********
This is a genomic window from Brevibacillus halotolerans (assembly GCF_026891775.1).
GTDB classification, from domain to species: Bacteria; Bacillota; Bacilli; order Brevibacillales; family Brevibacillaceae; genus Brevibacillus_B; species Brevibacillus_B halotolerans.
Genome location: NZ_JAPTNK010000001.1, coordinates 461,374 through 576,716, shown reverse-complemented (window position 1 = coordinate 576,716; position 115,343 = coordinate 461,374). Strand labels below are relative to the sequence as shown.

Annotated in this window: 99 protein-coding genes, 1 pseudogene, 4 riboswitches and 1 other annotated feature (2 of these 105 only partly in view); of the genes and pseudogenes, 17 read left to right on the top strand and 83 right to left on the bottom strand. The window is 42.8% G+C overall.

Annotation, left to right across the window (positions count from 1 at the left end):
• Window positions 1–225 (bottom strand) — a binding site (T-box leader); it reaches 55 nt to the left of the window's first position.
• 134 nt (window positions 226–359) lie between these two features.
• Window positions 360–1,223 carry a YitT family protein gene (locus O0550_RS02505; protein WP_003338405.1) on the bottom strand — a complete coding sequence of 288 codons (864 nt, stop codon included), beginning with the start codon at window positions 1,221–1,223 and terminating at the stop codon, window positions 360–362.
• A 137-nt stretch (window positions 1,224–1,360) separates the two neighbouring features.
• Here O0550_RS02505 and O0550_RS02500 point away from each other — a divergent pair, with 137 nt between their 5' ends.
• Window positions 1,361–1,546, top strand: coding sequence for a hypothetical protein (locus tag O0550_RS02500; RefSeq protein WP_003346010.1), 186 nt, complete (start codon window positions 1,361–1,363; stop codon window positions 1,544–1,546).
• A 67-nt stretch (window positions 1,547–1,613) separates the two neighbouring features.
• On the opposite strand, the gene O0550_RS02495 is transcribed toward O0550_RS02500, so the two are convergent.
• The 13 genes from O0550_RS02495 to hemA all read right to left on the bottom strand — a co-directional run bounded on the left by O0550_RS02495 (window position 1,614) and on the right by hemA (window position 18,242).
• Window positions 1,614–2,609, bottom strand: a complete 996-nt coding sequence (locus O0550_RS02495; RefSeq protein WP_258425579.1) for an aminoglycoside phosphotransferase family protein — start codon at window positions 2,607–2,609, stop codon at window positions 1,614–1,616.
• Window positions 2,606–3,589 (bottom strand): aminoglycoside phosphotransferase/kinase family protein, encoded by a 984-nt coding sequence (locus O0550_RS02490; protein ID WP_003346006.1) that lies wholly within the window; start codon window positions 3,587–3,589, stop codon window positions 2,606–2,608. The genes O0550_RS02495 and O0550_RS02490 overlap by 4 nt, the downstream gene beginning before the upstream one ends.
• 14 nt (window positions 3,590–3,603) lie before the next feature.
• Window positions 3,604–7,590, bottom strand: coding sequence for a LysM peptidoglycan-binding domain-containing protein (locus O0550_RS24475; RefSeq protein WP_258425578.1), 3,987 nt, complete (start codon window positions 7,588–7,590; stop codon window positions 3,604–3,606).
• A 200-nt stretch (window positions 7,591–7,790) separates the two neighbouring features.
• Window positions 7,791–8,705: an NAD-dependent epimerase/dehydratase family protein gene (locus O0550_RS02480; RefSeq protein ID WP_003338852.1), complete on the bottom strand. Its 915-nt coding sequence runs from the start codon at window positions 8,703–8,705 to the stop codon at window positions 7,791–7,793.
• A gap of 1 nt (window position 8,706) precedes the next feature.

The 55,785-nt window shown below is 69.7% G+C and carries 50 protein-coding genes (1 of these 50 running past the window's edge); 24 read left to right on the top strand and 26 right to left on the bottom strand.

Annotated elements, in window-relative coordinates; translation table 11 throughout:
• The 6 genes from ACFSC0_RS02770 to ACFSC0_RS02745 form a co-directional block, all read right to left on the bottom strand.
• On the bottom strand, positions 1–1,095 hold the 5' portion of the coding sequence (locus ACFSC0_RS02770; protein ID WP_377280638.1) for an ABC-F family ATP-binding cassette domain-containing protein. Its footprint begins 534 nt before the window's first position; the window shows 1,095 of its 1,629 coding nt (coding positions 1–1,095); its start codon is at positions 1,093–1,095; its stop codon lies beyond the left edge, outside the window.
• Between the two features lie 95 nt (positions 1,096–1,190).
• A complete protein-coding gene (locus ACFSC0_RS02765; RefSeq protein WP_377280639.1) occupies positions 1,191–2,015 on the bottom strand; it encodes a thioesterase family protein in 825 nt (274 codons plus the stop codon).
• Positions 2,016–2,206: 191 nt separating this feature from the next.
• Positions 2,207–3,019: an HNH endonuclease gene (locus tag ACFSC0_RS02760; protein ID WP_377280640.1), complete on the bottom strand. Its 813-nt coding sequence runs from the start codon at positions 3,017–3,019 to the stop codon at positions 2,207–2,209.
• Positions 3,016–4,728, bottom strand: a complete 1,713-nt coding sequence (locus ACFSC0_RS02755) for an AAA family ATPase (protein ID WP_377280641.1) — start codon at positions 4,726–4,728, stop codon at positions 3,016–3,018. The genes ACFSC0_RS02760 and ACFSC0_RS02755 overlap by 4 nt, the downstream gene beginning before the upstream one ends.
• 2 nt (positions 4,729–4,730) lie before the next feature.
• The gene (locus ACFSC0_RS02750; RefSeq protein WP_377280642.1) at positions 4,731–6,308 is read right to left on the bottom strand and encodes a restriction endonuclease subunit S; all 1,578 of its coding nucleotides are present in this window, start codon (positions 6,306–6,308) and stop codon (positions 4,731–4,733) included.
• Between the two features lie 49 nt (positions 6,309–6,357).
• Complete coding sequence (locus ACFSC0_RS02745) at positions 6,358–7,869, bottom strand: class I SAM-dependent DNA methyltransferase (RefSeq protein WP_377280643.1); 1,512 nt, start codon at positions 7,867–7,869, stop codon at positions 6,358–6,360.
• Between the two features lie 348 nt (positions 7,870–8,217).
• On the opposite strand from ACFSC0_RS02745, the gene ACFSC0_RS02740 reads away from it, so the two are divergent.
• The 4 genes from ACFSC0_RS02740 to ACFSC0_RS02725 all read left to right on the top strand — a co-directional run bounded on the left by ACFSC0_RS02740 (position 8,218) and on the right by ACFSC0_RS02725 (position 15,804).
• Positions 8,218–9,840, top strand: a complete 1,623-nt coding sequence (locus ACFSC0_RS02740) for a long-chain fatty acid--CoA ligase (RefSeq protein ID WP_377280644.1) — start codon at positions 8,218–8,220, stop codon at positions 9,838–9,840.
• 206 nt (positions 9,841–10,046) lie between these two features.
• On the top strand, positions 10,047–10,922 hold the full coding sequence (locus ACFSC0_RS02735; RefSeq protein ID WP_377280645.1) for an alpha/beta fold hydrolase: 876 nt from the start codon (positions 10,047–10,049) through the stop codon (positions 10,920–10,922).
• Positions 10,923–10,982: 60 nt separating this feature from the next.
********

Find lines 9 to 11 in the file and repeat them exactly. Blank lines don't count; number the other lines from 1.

• A 137-nt stretch (window positions 1,224–1,360) separates the two neighbouring features.
• Here O0550_RS02505 and O0550_RS02500 point away from each other — a divergent pair, with 137 nt between their 5' ends.
• Window positions 1,361–1,546, top strand: coding sequence for a hypothetical protein (locus tag O0550_RS02500; RefSeq protein WP_003346010.1), 186 nt, complete (start codon window positions 1,361–1,363; stop codon window positions 1,544–1,546).